Tabloid journalists try to unravel the mysterious healing powers of
the Kenyan cone shell. A hunter from Montana finds his estranged
wife of 20 years mystically soothing the bereaved. A Spanish girl
finds love while fishing in Harpswell, Maine, while eons away in
Boise, a state champion volleyballer runs off with the carnival.
Doerr travels around the globe in this collection of eight
unrelated stories to offer glimpses into the lives of people with
odd powers --- side show freaks, avid fishermen, and country people
living by the philosophies of the wild, a few foolish enough to try
to tame it.
Winner of the Black Warrior Review Literary Prize, Doerr seems most
at home when his characters are wading through international rivers
seeking that grand, prize-winning catch --- whether the catch is a
fish or true love. Love is found, lost, and found again while
Doerr's simpletons and scholars seek other natural treasures in the
woods and waters from Great Falls to the Lamu Archipelago. The book
takes its name from the opening story of the shell collector, a
retired Canadian nature professor and writer whose life becomes the
search for rare shells shortly after cataracts blind him as a boy.
His studies span the tropics, finding him at 65 touring the
Archipelago with two New York journalists named Jim, detailing the
story of Nancy, an American Buddhist who is suddenly cured of
malaria by a bite from the deadly lagoon cone shell in the
collector's kibanda. A brief love affair with the healed, yet
married, woman helps spread the word internationally that the shell
collector can tap into the untold power of the sea, placing him in
the uncomfortable position of attempting to heal others, including
a village girl and, eventually, his own son.
Doerr dazzles in "The Hunter's Wife," one of the most powerful of
the eight, narrating for Dumas, a Montana hunter, chronicling the
love and marriage to magician's assistant Mary Roberts. Just 16 at
the time of her meeting with 30-year-old Dumas, Mary discovers her
ability to communicate with the dead --- see, experience a dying
animal's (or human's) pleasant, anguished or fleeting final
thoughts --- a talent she will use after leaving Dumas for wealthy
stardom as a "seer." Doerr is at his most penetrating when giving
the ambivalent hunter a taste of his own fresh killing. Just before
deserting him, Mary grabs Dumas's arm and the foreleg of a doe the
hunter has just killed:
"Oh, he whispered. He could feel the world --- the grains of snow,
the stripped branches of trees --- falling away…The buck was
raising its head, meeting his eyes. All the world washed in
amber…No he murmured. No. He rubbed his wrist where her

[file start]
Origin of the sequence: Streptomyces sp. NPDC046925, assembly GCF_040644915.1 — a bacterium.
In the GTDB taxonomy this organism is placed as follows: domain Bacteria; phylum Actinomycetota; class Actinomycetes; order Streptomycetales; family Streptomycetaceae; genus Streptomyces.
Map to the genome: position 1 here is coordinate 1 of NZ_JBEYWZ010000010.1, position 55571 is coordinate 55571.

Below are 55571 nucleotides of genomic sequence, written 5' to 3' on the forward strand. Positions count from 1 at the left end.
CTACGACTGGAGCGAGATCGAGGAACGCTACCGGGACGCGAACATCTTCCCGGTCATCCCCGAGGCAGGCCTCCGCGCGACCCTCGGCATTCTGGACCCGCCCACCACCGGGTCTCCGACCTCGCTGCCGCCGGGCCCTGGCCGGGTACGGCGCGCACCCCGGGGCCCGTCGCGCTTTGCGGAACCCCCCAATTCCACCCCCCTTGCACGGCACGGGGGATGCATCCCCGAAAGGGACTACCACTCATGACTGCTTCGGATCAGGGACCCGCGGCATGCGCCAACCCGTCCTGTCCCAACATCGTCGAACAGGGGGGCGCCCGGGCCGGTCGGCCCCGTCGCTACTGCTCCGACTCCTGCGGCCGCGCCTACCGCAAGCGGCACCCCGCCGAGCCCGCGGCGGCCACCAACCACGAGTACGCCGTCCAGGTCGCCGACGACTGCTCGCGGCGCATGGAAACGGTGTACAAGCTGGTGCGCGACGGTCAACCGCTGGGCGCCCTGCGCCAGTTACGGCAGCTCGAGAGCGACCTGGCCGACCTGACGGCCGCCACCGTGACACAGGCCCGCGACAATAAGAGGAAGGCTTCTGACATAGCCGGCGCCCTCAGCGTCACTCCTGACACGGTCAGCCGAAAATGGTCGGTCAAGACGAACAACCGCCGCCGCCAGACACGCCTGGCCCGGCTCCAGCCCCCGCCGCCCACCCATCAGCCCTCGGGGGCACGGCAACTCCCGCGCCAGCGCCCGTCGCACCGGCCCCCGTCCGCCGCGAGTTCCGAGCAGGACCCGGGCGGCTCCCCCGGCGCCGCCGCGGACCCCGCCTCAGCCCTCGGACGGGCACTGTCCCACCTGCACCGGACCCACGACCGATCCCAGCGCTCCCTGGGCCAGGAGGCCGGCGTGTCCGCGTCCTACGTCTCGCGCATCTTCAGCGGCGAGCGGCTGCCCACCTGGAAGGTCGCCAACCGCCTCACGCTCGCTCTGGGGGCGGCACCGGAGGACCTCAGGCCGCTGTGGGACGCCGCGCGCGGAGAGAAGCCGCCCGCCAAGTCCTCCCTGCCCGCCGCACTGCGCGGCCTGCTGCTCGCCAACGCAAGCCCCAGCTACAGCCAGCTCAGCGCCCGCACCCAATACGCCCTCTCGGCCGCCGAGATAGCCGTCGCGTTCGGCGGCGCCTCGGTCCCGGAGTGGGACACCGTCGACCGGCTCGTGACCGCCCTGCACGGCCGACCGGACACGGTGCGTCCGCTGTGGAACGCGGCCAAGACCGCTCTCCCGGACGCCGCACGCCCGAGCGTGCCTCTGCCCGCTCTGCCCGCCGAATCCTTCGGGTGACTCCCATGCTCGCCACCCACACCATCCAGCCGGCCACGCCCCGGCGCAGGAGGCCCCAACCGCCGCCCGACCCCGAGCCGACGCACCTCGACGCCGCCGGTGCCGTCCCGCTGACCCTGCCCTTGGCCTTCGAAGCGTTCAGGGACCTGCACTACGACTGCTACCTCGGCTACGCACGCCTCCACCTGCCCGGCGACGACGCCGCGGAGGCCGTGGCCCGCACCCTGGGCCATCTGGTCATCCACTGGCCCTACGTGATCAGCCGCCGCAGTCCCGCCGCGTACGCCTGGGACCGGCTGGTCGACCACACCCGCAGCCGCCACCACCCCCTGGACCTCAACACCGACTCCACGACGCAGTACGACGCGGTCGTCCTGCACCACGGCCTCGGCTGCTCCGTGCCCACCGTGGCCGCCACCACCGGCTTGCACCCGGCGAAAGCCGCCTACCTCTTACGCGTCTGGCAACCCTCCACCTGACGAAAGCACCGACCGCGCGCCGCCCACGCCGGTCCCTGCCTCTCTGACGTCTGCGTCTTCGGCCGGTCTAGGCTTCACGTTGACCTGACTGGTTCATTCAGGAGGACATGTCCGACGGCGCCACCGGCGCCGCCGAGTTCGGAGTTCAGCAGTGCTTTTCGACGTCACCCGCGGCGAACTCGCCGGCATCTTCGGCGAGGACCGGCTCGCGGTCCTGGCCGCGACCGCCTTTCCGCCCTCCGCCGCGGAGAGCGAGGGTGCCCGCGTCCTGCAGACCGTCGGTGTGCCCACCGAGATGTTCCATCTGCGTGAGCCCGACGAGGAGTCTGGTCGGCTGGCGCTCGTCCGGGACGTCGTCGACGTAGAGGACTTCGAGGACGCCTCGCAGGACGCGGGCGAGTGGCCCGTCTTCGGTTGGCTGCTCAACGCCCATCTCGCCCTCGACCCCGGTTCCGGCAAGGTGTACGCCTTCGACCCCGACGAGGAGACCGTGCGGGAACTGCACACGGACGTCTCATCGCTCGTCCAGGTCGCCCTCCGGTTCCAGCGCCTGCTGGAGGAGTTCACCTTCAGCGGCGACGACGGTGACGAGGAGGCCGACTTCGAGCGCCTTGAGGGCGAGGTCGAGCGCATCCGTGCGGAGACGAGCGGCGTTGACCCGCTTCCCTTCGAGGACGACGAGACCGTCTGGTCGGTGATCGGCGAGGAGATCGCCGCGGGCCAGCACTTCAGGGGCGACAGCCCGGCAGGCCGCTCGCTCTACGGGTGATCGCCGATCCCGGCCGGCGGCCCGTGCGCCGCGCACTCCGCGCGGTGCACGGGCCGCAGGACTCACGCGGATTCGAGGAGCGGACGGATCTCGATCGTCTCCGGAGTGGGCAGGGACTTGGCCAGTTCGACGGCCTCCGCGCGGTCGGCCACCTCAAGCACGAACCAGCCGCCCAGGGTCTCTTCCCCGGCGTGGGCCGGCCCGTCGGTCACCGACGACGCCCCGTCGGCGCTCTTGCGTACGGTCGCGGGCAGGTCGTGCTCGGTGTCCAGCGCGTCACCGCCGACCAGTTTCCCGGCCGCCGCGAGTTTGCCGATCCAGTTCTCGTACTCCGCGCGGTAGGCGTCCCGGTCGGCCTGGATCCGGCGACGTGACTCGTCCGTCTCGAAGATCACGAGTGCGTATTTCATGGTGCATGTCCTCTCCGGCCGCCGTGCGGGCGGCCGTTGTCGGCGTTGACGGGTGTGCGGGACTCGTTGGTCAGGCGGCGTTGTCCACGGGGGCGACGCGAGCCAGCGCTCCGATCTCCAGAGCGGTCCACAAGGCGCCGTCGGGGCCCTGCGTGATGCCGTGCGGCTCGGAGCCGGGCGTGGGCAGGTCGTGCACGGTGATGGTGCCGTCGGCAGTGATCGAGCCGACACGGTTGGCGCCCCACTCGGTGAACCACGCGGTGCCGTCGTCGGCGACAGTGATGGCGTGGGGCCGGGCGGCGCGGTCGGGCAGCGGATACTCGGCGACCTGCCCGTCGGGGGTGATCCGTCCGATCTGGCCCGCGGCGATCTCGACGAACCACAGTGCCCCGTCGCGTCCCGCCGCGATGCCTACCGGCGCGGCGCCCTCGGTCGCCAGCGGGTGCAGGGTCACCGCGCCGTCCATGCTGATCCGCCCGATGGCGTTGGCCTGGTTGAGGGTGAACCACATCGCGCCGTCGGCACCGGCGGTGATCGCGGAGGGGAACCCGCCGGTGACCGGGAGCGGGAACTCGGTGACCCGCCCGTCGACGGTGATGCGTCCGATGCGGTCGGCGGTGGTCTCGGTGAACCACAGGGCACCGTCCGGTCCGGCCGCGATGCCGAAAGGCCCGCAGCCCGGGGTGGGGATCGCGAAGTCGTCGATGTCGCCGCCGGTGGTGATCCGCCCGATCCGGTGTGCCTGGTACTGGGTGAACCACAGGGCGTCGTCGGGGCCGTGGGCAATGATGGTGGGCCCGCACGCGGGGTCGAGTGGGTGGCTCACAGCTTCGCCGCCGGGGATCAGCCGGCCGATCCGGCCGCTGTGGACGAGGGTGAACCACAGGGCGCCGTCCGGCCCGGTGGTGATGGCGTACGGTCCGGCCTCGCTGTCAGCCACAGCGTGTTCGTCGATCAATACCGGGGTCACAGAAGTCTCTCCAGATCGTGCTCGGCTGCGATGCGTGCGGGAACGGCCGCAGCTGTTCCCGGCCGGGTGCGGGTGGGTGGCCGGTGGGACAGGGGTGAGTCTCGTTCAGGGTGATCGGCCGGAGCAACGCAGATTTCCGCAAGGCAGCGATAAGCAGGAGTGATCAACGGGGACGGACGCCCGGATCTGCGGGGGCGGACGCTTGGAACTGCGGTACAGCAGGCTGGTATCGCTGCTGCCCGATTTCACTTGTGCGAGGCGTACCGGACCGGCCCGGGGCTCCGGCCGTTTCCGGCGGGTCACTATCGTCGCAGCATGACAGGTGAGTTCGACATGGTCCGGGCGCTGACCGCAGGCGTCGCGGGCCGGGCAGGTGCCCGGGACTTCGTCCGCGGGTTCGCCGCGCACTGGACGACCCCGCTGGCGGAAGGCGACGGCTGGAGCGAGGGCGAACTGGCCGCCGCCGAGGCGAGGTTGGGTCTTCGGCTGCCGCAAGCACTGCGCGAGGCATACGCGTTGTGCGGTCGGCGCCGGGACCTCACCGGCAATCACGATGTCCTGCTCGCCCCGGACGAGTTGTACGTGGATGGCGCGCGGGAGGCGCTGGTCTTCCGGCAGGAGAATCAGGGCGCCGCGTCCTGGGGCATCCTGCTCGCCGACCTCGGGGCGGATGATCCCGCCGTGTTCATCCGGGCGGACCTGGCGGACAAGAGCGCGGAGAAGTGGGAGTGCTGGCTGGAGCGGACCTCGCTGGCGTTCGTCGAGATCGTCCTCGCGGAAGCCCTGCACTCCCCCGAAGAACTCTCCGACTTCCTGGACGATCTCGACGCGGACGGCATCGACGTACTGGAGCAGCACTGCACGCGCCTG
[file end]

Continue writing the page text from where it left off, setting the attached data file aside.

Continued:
fingers had been and shook his head as if shaking off a blow. He
Another shining star is "For a Long Time This Was Griselda's
Story," the tale of a high school girl jock who falls in love with
a metal eater in a carnival and leaves Boise for an exotic life
with him on the road as his sexy assistant. Griselda's chunky
sister Rosemary is left to care for their mother and earn an honest
living, while also yearning for a life outside of the Midwest.
Griselda and Rosemary have a showdown years later when the metal
eater's show returns to the girls' hometown.
"Mkondo" is the tale of historian Ward Beach and his obsession with
Naima, a unique beauty he meets on an archaeological dig in West
Africa. He chases Naima so far and for so long that they both wind
up losing themselves, yet are reborn in a surprise ending as
romantic and chaotic as the currents of the Nile.
While Doerr's solemn philosophies and grim truths are rescued from
pious modernity in each tale by the brightness and infinity of
unlikely romance, this humorless collection is seriously marred by
its longest story, "The Caretaker," a tirade --- told in more
repulsive and brutal detail than a CNN report --- of Liberian civil
war, that is hardly readable. "The Caretaker" is so visually
violent and out of place with the underlying and perfectly
developed themes of the other stories that it anchors the book.
Most stories in the collection were previously published in
respected literary journals, from The Atlantic Monthly to
Doubletake, yet there is no publication history listed for
"The Caretaker," other than here. It is a thorn in the side of an
otherwise delightful and thought-provoking debut.
Reviewed by Brandon M. Stickney on January 23, 2011
The Shell Collector